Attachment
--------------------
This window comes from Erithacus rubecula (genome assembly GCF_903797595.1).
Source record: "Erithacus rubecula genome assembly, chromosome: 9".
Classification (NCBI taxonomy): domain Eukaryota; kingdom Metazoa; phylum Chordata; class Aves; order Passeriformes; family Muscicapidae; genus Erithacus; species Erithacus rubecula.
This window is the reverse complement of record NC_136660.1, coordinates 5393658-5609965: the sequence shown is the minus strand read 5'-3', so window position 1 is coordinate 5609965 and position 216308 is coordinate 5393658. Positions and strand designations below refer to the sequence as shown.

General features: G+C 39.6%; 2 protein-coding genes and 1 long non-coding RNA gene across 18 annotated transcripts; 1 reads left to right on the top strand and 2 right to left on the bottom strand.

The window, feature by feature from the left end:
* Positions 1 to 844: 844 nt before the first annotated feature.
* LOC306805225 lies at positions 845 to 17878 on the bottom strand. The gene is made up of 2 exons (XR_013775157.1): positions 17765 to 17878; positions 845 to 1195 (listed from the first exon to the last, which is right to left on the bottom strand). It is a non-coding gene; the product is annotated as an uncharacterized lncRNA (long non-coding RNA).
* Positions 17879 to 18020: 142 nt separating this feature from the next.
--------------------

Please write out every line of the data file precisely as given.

This window comes from Erithacus rubecula (genome assembly GCF_903797595.1).
Source record: "Erithacus rubecula genome assembly, chromosome: 9".
Classification (NCBI taxonomy): domain Eukaryota; kingdom Metazoa; phylum Chordata; class Aves; order Passeriformes; family Muscicapidae; genus Erithacus; species Erithacus rubecula.
This window is the reverse complement of record NC_136660.1, coordinates 5393658-5609965: the sequence shown is the minus strand read 5'-3', so window position 1 is coordinate 5609965 and position 216308 is coordinate 5393658. Positions and strand designations below refer to the sequence as shown.

General features: G+C 39.6%; 2 protein-coding genes and 1 long non-coding RNA gene across 18 annotated transcripts; 1 reads left to right on the top strand and 2 right to left on the bottom strand.

The window, feature by feature from the left end:
* Positions 1 to 844: 844 nt before the first annotated feature.
* LOC306805225 lies at positions 845 to 17878 on the bottom strand. The gene is made up of 2 exons (XR_013775157.1): positions 17765 to 17878; positions 845 to 1195 (listed from the first exon to the last, which is right to left on the bottom strand). It is a non-coding gene; the product is annotated as an uncharacterized lncRNA (long non-coding RNA).
* Positions 17879 to 18020: 142 nt separating this feature from the next.